So the other day, I was watching a mom trying very hard to gently put her small child into a car seat (#thestruggleisreal). The child was flailing and arching their body inhumanly as this poor mom did her best. It totally brought me back to an amazing life lesson that Aria taught me years ago, when she was just over a year old.
Let me set the stage.
Aria and I were heading out for a busy morning of errands and appointments. The whole morning so far, she had been her get along little self. For those of you who don’t know her, she’s vibrant but pretty easy going (meaning that she’s not typically one for tons of tantrums or crying as long as she’s stimulated and engaged).
This is great except for one little thing…when she DOES have a meltdown, it sort of freaks me out since I don’t always know what to do. I know, I know, great problem to have. I don’t take it lightly, trust me.
And we all know that, as moms, when our precious little ones are upset it realllllllly gets to us, unless I’m the only one whose blood pressure, pulse and body temp immediately reacts when I see the red start to pop out on Aria’s face. So back to the morning narrative…
We are heading to the car and all of a sudden, Aria starts squirming and whining. We get to the car and she is now starting to cry and twist. We open the car door and lean in, attempting to put her in her car seat and she is now in full on spasm mode where her body no longer bends in the way that is required to sit in a car seat and she is letting loose banshee wails that make you squint.
The utilitarian ‘grown-up’ in me had the flash – “yes, I’m strong enough and determined enough to get this little baby arm to go through that belt, and yes, this is unpleasant, should we just ‘do it’ like ripping off a band aid and then she’ll ‘get over’ WHATEVER it is that she’s on about?” But thankfully the MOM in me had a better plan.
The MOM in me asked “what is hurting my baby’s heart so badly in this moment that she is so unlike herself? What could possibly have happened in the last 45 seconds to change her so? Is there SOMETHING I can do to release my poor little baby from this terrible moment we are in together?” And as mommies often do, I was then only concerned with making her feel better, so I pulled her back out of the car and stood there to hold her. As soon as I stood up, this thrashing, wailing, furious and miserable toddler melted into exhausted tears into my neck. I rubbed her back and gently told her it was ok (thinking to myself whatever ‘IT’ was). After about a minute of the calm down, she picked her head up and looked me dead in the eye and pointed back toward the house. I assumed she wanted to go back to play so I told her “Yes, I know you want to go back in, but we have to go do some important things. Are you ready to go in the car now?” I immediately saw the flash of frustration across her face again and she pointed more vigorously.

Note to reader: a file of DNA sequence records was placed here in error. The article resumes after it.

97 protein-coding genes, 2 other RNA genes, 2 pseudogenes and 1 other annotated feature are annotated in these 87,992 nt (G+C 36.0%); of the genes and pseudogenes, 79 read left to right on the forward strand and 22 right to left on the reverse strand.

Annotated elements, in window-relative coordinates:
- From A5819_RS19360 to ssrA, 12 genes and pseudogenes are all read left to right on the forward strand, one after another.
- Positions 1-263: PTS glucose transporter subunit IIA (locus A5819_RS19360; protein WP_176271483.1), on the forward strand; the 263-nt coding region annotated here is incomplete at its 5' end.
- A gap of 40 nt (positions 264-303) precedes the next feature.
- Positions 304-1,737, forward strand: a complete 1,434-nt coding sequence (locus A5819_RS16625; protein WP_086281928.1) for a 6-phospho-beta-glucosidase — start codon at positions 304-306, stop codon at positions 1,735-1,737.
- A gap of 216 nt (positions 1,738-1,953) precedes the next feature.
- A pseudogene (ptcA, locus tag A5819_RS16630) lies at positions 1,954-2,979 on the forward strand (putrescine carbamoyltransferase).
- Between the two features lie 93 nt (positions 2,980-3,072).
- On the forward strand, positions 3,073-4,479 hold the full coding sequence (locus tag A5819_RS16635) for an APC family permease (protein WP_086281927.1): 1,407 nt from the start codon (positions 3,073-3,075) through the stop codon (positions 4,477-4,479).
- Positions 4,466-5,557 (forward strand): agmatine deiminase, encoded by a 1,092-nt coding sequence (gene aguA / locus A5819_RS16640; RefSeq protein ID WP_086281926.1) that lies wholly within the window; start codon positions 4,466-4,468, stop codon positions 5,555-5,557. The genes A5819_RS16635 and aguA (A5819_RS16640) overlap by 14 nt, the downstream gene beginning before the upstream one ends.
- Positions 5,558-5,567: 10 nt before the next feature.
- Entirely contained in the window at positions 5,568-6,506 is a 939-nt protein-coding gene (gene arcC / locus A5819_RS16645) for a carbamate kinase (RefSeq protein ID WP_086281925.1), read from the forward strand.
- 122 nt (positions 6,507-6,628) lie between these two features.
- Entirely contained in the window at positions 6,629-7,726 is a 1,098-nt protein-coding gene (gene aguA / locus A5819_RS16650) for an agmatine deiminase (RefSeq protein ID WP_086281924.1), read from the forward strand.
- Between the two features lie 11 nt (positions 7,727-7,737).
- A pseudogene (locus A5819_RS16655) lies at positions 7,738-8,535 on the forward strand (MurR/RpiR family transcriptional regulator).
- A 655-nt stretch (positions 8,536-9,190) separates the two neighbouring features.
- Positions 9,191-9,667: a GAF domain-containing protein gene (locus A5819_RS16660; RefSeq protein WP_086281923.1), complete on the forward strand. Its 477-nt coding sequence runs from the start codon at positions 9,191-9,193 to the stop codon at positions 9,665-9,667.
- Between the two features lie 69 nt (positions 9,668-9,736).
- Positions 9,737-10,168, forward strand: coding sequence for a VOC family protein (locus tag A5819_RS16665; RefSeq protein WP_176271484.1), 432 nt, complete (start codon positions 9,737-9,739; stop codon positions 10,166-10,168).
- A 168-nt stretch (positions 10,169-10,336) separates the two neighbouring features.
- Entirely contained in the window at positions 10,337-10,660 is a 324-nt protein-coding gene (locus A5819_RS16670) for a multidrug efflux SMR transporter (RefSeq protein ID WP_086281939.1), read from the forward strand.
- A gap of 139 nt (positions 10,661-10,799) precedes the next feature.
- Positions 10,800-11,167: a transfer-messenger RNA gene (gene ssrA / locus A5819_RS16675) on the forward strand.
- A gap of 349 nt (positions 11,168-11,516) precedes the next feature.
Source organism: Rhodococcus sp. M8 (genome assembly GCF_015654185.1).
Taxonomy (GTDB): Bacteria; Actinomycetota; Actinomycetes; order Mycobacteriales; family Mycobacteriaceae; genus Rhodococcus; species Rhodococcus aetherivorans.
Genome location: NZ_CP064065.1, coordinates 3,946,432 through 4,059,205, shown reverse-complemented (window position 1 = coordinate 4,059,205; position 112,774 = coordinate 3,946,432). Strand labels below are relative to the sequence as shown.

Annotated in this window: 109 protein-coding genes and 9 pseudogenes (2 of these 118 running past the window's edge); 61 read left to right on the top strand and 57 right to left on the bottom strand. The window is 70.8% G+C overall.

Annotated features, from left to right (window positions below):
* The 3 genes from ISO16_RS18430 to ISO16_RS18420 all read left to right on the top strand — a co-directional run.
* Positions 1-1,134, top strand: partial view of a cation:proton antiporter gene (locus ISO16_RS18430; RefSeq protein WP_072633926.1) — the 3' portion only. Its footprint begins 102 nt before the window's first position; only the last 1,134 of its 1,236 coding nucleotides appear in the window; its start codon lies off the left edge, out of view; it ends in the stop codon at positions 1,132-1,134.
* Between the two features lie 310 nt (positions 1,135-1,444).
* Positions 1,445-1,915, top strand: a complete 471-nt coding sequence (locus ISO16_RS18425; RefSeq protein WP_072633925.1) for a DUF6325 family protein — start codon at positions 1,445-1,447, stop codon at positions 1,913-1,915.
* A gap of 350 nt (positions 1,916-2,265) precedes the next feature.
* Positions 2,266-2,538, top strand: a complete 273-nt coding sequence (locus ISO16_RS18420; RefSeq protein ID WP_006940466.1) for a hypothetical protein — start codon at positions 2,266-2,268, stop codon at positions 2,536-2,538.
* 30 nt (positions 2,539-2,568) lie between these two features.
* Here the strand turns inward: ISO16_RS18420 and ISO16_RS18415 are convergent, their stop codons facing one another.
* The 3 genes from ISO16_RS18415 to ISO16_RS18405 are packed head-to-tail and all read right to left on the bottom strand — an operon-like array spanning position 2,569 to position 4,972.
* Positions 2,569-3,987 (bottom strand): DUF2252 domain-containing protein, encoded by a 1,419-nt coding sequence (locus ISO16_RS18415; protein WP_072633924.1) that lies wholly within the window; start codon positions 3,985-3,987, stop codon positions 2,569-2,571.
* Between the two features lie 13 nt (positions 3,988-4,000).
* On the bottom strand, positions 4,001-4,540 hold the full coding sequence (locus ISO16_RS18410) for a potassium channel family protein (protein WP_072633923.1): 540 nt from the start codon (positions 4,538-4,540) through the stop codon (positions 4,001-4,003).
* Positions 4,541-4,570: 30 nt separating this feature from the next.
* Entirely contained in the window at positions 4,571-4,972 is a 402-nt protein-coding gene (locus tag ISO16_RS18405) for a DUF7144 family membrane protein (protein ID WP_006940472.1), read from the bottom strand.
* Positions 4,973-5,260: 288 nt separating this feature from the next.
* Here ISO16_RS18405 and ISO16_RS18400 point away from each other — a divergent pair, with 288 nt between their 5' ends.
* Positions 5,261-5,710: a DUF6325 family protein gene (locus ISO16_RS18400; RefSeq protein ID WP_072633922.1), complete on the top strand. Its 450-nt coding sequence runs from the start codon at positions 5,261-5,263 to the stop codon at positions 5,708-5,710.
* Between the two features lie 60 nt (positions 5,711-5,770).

So I took a step back. And then I saw it…
One of her favorite toys, Little Deer, must have fallen from her arms to the driveway on the walk out to the car and I failed to notice. In my baby’s mind, I was heartlessly prepared to leave Little Deer alone on the driveway, most likely running him over on my blind path to the to do list that morning, never to be seen or heard from again.
With a gentle and accommodating child like Aria, I often take her nature for granted. I don’t have to deal with many fits or tantrums (yet…). But that morning taught me a few things. First, maybe when our babies and toddlers are having these ‘spells’, things aren’t always what they seem. It’s not that she wanted to go back in the house, it’s not that she was resisting being strapped into her carseat, it certainly WASN’T ‘JUST BECAUSE SHE’S A TODDLER…it was because we had accidentally abandoned her friend and she didn’t have a good enough way to tell me yet. It wasn’t good enough because, pretty much, I wasn’t listening.
The other thing it reinforced for me is gentleness. I’m so very grateful for my gentle baby. The funny thing is that ‘gentle’ isn’t actually a trait I cultivate in myself. But the moment I decided to diffuse the mini battle we were about to have about going in the car seat is the moment Aria felt safe enough to let go too and the whole ordeal shifted. Energy begets energy, sleep begets sleep and most definitely gentleness begets gentleness.
And don’t worry, we still got everything done that morning AND Little Deer lived to see another day.